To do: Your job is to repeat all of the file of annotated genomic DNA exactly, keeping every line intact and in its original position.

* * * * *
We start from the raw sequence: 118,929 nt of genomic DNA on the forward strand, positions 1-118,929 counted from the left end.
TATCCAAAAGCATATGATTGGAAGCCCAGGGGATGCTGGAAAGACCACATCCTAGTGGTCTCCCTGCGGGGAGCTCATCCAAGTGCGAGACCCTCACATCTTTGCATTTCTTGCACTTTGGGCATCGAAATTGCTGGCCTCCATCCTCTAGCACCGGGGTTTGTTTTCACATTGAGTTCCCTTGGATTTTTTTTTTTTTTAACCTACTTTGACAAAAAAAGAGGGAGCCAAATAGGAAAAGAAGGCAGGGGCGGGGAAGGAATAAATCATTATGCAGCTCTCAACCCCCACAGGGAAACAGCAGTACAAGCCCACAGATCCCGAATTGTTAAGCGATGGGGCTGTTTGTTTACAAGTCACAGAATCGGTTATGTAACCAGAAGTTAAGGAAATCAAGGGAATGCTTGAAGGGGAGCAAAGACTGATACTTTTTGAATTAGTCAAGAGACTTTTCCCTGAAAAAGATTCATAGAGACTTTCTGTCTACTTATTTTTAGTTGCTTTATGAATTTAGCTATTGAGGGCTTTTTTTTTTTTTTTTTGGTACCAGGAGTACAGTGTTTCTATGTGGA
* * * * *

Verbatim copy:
We start from the raw sequence: 118,929 nt of genomic DNA on the forward strand, positions 1-118,929 counted from the left end.
TATCCAAAAGCATATGATTGGAAGCCCAGGGGATGCTGGAAAGACCACATCCTAGTGGTCTCCCTGCGGGGAGCTCATCCAAGTGCGAGACCCTCACATCTTTGCATTTCTTGCACTTTGGGCATCGAAATTGCTGGCCTCCATCCTCTAGCACCGGGGTTTGTTTTCACATTGAGTTCCCTTGGATTTTTTTTTTTTTTAACCTACTTTGACAAAAAAAGAGGGAGCCAAATAGGAAAAGAAGGCAGGGGCGGGGAAGGAATAAATCATTATGCAGCTCTCAACCCCCACAGGGAAACAGCAGTACAAGCCCACAGATCCCGAATTGTTAAGCGATGGGGCTGTTTGTTTACAAGTCACAGAATCGGTTATGTAACCAGAAGTTAAGGAAATCAAGGGAATGCTTGAAGGGGAGCAAAGACTGATACTTTTTGAATTAGTCAAGAGACTTTTCCCTGAAAAAGATTCATAGAGACTTTCTGTCTACTTATTTTTAGTTGCTTTATGAATTTAGCTATTGAGGGCTTTTTTTTTTTTTTTTTGGTACCAGGAGTACAGTGTTTCTATGTGGA